words:: Ben Osborne photos:: Revelstoke Mountain Resort
If you like powder, you should probably go on a trip to Revelstoke some day. Once you do, you’ll probably go back the next year. When you get there, you’ll probably do things like gaze longingly into your buddies eyes and say “maybe next year I’ll move here.” You might even extend your trip by a few days when you see a storm coming in. Or maybe you’ll just stay for one more run. Whether it’s the highway closures to the east and west due to copious amounts of snowfall in the area, or the magnetic pull that can result in poor decision making and extended vacations, the locals have a name for this phenomenon of spontaneous extended stays in the small town in interior BC: “Revel-stuck”.
During my first visit, my “Revel-stuck” came in a different way than most. I totalled my truck on the supposed last day of my trip, and after about 30 minutes of insurance phone calls, I couldn’t have been happier—there was a week of snow on the way, and I was planted firmly in the middle of the storm. This year, I knew I had to come back for more—especially since Revelstoke boasted a deeper base than my home mountain of Whistler-Blackcomb, easier access to the alpine via Rogers Pass, and non-existent weekend lineups.
Every November and December, as the snow stacks up on the Coast at higher elevations, the slightly colder parts of interior BC tend to reap the benefits of the lower temperatures and snow line, beckoning skiers and riders all across Canada. Less crowds, well preserved snow, and a resort that offers some of the best fall-line skiing in the country are hard to deny—so we went to have a look. Don’t get me wrong—I love the Coast, but 9 centimeters in Revelstoke can feel like a whole lot more than 9 centimeters at Whistler Blackcomb. So, even with just a few centimeters in the forecast, we headed east.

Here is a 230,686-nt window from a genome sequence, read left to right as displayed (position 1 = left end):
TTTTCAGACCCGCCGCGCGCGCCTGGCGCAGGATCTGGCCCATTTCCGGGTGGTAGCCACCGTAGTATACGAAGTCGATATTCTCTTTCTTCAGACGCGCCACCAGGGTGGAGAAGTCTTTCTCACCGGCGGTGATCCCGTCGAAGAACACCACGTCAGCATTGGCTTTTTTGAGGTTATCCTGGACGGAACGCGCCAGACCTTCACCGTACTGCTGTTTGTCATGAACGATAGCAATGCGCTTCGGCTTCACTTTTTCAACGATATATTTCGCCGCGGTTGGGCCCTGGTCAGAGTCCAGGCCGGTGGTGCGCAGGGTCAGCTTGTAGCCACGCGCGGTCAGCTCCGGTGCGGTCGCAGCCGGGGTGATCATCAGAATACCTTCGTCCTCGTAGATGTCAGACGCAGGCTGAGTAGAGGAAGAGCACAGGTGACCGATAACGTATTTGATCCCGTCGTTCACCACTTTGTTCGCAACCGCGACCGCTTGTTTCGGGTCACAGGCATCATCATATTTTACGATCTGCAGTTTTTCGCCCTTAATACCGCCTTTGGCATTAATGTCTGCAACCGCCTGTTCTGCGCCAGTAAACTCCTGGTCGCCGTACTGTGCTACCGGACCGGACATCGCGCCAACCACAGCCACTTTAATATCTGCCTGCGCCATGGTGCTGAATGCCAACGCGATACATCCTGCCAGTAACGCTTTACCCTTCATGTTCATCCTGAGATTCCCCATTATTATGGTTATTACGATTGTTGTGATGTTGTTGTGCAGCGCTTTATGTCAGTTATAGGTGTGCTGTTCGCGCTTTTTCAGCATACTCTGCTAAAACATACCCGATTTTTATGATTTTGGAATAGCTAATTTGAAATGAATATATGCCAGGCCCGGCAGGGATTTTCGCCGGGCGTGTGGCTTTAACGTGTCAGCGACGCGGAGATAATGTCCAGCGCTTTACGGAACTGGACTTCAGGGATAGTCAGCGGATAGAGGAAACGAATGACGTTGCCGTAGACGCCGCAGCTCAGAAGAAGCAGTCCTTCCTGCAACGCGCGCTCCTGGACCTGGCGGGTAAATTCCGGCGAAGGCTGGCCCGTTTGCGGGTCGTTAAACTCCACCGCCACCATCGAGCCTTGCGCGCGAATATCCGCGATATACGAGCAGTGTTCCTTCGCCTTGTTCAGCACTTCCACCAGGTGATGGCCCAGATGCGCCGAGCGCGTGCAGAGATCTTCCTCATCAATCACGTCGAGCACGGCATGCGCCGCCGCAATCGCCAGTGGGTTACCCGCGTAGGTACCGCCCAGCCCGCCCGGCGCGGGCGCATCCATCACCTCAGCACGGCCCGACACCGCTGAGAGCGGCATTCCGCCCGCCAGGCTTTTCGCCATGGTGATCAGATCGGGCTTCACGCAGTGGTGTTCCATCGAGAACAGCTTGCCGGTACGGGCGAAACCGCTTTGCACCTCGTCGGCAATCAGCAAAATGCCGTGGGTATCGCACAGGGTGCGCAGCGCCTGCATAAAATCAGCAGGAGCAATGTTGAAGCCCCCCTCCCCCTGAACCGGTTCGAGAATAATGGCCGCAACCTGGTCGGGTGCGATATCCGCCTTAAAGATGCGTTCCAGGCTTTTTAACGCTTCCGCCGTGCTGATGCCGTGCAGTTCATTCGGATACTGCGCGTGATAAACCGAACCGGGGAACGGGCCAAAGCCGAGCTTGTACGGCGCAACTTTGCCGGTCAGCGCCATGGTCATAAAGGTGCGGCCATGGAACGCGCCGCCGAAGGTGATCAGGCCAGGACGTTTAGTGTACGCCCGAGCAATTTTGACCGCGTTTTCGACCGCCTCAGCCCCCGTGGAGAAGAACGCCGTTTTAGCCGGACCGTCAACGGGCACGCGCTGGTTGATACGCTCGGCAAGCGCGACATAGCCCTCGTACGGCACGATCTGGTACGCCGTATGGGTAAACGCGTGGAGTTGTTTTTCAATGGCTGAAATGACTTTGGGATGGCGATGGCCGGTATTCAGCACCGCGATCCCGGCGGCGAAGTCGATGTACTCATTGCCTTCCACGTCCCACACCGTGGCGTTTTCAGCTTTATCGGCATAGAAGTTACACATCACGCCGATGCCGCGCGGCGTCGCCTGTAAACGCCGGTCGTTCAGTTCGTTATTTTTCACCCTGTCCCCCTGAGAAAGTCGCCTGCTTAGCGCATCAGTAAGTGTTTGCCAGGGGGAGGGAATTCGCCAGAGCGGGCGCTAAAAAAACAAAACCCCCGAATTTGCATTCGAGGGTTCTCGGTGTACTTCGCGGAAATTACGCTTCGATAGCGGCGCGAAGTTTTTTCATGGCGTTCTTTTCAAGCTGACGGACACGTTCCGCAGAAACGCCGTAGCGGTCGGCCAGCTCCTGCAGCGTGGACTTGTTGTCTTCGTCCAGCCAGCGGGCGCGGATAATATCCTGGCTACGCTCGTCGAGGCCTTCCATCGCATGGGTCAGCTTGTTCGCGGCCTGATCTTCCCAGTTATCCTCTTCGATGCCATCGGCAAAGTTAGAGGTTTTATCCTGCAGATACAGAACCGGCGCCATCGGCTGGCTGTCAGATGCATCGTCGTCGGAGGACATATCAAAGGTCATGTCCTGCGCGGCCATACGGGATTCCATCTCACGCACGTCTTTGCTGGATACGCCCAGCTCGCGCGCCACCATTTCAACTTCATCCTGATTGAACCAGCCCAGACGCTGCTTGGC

There are some resorts that have an undeniable laid-back quantity that cannot be measured, and Revelstoke seems to fall into that category. While just over 10 years old, the resort is full of unique characters and a particular vibe that calms even the most anxious powder hound. Although the terrain was limited to the top half of the mountain with laps of the Ripper & Stoke Chair, there was plenty to go around especially with fresh laps lasting well into the day.
If you live in the Sea-To-Sky, sure, it might be a bit of a haul to get there, and you need to make sure you get the right weather window to avoid highway closures—but it will surely be worth it. The intricacies in the terrain and epic views are enough to make the experience worth it. If you are coming from the East, you may be drawn to what you know in Whistler of Banff. Those resorts will always be there— this time, skip the riff-raff and head to this soon to be not-so-low-key gem on your next vacation—you won’t regret it.-ML
YTD Snowfall: 421 CM
Last 7 Days: 68 cm
Last 48 hours: 31 cm
Base Depth: 151 cm